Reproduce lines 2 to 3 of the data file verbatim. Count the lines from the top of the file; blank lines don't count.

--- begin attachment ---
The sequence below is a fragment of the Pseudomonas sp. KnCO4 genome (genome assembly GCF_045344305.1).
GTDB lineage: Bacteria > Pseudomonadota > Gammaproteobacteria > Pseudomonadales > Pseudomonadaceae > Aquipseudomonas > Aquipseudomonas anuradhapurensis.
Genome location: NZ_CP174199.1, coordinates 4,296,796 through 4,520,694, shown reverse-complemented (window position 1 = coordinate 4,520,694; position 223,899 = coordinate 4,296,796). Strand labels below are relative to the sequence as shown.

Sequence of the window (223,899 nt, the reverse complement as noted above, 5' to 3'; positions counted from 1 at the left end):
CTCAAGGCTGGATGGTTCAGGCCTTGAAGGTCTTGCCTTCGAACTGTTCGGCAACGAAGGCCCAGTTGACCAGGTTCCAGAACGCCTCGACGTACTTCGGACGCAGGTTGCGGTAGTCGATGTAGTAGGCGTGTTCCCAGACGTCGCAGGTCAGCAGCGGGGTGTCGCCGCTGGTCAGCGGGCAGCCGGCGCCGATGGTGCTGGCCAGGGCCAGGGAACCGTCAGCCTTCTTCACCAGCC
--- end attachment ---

GTDB lineage: Bacteria > Pseudomonadota > Gammaproteobacteria > Pseudomonadales > Pseudomonadaceae > Aquipseudomonas > Aquipseudomonas anuradhapurensis.
Genome location: NZ_CP174199.1, coordinates 4,296,796 through 4,520,694, shown reverse-complemented (window position 1 = coordinate 4,520,694; position 223,899 = coordinate 4,296,796). Strand labels below are relative to the sequence as shown.